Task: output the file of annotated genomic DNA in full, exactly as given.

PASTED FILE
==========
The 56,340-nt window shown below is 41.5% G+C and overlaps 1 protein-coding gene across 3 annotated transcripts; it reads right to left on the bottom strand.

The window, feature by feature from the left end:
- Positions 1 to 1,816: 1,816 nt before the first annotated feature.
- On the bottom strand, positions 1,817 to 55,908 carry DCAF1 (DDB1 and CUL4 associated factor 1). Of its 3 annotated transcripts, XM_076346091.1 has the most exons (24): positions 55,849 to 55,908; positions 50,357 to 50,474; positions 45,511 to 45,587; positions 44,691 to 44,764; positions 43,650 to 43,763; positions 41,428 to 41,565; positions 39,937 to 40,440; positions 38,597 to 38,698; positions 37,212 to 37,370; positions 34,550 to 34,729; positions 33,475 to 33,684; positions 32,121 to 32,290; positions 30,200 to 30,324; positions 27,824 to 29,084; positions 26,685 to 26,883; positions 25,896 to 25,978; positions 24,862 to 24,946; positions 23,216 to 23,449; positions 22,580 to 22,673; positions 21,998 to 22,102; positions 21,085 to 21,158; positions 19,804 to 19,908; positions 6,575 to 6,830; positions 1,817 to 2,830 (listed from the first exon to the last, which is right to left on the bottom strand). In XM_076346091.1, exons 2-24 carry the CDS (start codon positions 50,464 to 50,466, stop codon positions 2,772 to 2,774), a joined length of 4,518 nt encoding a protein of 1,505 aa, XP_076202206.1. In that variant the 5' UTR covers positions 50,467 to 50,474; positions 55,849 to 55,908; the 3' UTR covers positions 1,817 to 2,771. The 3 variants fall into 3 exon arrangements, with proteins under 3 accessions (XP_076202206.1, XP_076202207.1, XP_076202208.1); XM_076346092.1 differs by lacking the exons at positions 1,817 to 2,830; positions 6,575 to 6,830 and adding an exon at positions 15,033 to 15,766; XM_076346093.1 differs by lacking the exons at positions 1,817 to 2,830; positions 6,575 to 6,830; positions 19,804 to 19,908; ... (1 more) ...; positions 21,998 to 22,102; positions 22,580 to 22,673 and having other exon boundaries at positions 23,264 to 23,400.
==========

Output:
The 56,340-nt window shown below is 41.5% G+C and overlaps 1 protein-coding gene across 3 annotated transcripts; it reads right to left on the bottom strand.

The window, feature by feature from the left end:
- Positions 1 to 1,816: 1,816 nt before the first annotated feature.
- On the bottom strand, positions 1,817 to 55,908 carry DCAF1 (DDB1 and CUL4 associated factor 1). Of its 3 annotated transcripts, XM_076346091.1 has the most exons (24): positions 55,849 to 55,908; positions 50,357 to 50,474; positions 45,511 to 45,587; positions 44,691 to 44,764; positions 43,650 to 43,763; positions 41,428 to 41,565; positions 39,937 to 40,440; positions 38,597 to 38,698; positions 37,212 to 37,370; positions 34,550 to 34,729; positions 33,475 to 33,684; positions 32,121 to 32,290; positions 30,200 to 30,324; positions 27,824 to 29,084; positions 26,685 to 26,883; positions 25,896 to 25,978; positions 24,862 to 24,946; positions 23,216 to 23,449; positions 22,580 to 22,673; positions 21,998 to 22,102; positions 21,085 to 21,158; positions 19,804 to 19,908; positions 6,575 to 6,830; positions 1,817 to 2,830 (listed from the first exon to the last, which is right to left on the bottom strand). In XM_076346091.1, exons 2-24 carry the CDS (start codon positions 50,464 to 50,466, stop codon positions 2,772 to 2,774), a joined length of 4,518 nt encoding a protein of 1,505 aa, XP_076202206.1. In that variant the 5' UTR covers positions 50,467 to 50,474; positions 55,849 to 55,908; the 3' UTR covers positions 1,817 to 2,771. The 3 variants fall into 3 exon arrangements, with proteins under 3 accessions (XP_076202206.1, XP_076202207.1, XP_076202208.1); XM_076346092.1 differs by lacking the exons at positions 1,817 to 2,830; positions 6,575 to 6,830 and adding an exon at positions 15,033 to 15,766; XM_076346093.1 differs by lacking the exons at positions 1,817 to 2,830; positions 6,575 to 6,830; positions 19,804 to 19,908; ... (1 more) ...; positions 21,998 to 22,102; positions 22,580 to 22,673 and having other exon boundaries at positions 23,264 to 23,400.